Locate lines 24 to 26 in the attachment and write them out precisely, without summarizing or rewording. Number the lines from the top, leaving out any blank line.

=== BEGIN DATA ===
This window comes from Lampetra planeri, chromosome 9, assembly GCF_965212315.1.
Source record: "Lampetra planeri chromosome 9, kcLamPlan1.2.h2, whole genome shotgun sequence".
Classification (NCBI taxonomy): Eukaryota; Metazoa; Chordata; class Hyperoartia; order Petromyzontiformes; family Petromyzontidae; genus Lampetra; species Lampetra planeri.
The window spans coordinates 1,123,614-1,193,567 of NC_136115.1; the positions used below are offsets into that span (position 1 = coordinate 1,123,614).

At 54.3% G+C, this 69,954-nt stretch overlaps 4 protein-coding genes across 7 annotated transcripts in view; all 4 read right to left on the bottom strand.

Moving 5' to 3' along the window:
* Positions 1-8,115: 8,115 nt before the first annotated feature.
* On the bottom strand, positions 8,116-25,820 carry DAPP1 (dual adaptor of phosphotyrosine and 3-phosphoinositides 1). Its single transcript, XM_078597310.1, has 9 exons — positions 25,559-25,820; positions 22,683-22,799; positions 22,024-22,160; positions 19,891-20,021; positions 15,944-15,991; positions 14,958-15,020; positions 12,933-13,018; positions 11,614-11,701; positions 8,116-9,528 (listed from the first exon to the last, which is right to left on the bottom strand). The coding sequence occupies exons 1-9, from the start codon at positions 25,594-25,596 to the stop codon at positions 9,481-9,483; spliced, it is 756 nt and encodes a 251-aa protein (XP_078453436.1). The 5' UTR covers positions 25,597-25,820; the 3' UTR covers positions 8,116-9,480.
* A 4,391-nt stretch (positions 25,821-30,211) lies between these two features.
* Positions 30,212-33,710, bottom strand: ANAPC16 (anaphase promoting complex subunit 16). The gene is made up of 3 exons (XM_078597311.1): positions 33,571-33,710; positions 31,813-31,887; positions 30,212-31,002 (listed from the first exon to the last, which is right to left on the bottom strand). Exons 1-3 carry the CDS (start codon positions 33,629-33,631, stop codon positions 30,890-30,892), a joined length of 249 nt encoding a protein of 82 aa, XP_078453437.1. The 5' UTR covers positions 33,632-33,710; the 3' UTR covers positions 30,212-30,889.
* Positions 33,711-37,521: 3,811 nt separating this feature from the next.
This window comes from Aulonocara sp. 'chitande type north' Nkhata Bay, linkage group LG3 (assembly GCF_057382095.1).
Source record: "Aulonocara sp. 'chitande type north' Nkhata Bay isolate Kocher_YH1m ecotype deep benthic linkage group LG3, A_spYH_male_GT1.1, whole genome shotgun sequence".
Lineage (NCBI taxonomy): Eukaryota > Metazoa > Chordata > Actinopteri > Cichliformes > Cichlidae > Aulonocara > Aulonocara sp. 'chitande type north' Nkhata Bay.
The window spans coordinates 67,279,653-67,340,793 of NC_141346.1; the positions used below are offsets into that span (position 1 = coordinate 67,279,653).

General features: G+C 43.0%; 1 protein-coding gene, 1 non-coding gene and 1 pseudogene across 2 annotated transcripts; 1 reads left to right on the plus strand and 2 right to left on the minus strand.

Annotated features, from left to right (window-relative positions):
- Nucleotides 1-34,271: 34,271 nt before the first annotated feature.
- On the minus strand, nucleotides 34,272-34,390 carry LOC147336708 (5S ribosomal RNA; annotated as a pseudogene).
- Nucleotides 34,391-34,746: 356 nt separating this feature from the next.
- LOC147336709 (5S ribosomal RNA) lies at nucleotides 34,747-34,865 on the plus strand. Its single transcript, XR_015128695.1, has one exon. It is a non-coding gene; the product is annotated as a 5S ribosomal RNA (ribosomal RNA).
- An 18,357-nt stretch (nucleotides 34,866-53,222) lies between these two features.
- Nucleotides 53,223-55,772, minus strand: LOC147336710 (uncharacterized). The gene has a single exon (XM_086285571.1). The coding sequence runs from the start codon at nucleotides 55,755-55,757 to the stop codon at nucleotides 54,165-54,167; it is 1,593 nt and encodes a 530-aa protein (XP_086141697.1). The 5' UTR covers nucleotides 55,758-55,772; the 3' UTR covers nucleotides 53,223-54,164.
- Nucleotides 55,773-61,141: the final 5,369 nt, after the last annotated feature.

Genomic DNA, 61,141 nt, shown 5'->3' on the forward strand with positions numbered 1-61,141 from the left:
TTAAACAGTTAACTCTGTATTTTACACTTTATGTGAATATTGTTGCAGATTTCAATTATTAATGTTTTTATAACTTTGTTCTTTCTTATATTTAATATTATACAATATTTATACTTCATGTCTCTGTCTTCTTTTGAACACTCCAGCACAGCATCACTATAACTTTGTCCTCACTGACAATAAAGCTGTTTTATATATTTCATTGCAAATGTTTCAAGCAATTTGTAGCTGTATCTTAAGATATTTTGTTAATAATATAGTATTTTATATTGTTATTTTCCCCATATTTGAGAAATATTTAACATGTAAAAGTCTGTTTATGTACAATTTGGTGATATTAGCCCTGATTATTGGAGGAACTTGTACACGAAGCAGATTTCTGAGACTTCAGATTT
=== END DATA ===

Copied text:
- Nucleotides 55,773-61,141: the final 5,369 nt, after the last annotated feature.

Genomic DNA, 61,141 nt, shown 5'->3' on the forward strand with positions numbered 1-61,141 from the left:
TTAAACAGTTAACTCTGTATTTTACACTTTATGTGAATATTGTTGCAGATTTCAATTATTAATGTTTTTATAACTTTGTTCTTTCTTATATTTAATATTATACAATATTTATACTTCATGTCTCTGTCTTCTTTTGAACACTCCAGCACAGCATCACTATAACTTTGTCCTCACTGACAATAAAGCTGTTTTATATATTTCATTGCAAATGTTTCAAGCAATTTGTAGCTGTATCTTAAGATATTTTGTTAATAATATAGTATTTTATATTGTTATTTTCCCCATATTTGAGAAATATTTAACATGTAAAAGTCTGTTTATGTACAATTTGGTGATATTAGCCCTGATTATTGGAGGAACTTGTACACGAAGCAGATTTCTGAGACTTCAGATTT